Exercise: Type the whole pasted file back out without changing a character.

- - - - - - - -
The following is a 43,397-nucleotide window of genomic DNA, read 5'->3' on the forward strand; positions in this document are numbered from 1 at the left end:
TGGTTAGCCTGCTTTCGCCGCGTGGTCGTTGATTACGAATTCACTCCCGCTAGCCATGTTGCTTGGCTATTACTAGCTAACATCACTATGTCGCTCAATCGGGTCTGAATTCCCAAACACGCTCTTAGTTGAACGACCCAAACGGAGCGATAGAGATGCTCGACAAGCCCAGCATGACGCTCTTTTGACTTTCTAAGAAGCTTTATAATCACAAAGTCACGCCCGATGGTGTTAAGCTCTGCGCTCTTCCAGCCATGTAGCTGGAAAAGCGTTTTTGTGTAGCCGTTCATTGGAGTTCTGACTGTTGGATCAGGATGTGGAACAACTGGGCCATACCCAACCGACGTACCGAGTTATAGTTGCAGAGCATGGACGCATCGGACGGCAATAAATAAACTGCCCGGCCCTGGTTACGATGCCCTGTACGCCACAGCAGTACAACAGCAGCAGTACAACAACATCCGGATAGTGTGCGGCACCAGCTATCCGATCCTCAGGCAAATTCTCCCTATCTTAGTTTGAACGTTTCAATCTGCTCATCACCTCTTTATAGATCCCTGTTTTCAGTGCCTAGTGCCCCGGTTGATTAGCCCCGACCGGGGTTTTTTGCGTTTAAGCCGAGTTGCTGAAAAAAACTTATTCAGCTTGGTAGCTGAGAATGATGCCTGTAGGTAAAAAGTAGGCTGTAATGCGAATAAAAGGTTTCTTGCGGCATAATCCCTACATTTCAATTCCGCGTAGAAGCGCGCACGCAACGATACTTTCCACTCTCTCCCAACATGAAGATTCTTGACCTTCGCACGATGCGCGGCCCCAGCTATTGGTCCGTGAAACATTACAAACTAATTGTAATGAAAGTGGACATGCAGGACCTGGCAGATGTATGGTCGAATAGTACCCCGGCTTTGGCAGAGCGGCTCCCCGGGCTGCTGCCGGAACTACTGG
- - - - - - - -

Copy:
The following is a 43,397-nucleotide window of genomic DNA, read 5'->3' on the forward strand; positions in this document are numbered from 1 at the left end:
TGGTTAGCCTGCTTTCGCCGCGTGGTCGTTGATTACGAATTCACTCCCGCTAGCCATGTTGCTTGGCTATTACTAGCTAACATCACTATGTCGCTCAATCGGGTCTGAATTCCCAAACACGCTCTTAGTTGAACGACCCAAACGGAGCGATAGAGATGCTCGACAAGCCCAGCATGACGCTCTTTTGACTTTCTAAGAAGCTTTATAATCACAAAGTCACGCCCGATGGTGTTAAGCTCTGCGCTCTTCCAGCCATGTAGCTGGAAAAGCGTTTTTGTGTAGCCGTTCATTGGAGTTCTGACTGTTGGATCAGGATGTGGAACAACTGGGCCATACCCAACCGACGTACCGAGTTATAGTTGCAGAGCATGGACGCATCGGACGGCAATAAATAAACTGCCCGGCCCTGGTTACGATGCCCTGTACGCCACAGCAGTACAACAGCAGCAGTACAACAACATCCGGATAGTGTGCGGCACCAGCTATCCGATCCTCAGGCAAATTCTCCCTATCTTAGTTTGAACGTTTCAATCTGCTCATCACCTCTTTATAGATCCCTGTTTTCAGTGCCTAGTGCCCCGGTTGATTAGCCCCGACCGGGGTTTTTTGCGTTTAAGCCGAGTTGCTGAAAAAAACTTATTCAGCTTGGTAGCTGAGAATGATGCCTGTAGGTAAAAAGTAGGCTGTAATGCGAATAAAAGGTTTCTTGCGGCATAATCCCTACATTTCAATTCCGCGTAGAAGCGCGCACGCAACGATACTTTCCACTCTCTCCCAACATGAAGATTCTTGACCTTCGCACGATGCGCGGCCCCAGCTATTGGTCCGTGAAACATTACAAACTAATTGTAATGAAAGTGGACATGCAGGACCTGGCAGATGTATGGTCGAATAGTACCCCGGCTTTGGCAGAGCGGCTCCCCGGGCTGCTGCCGGAACTACTGG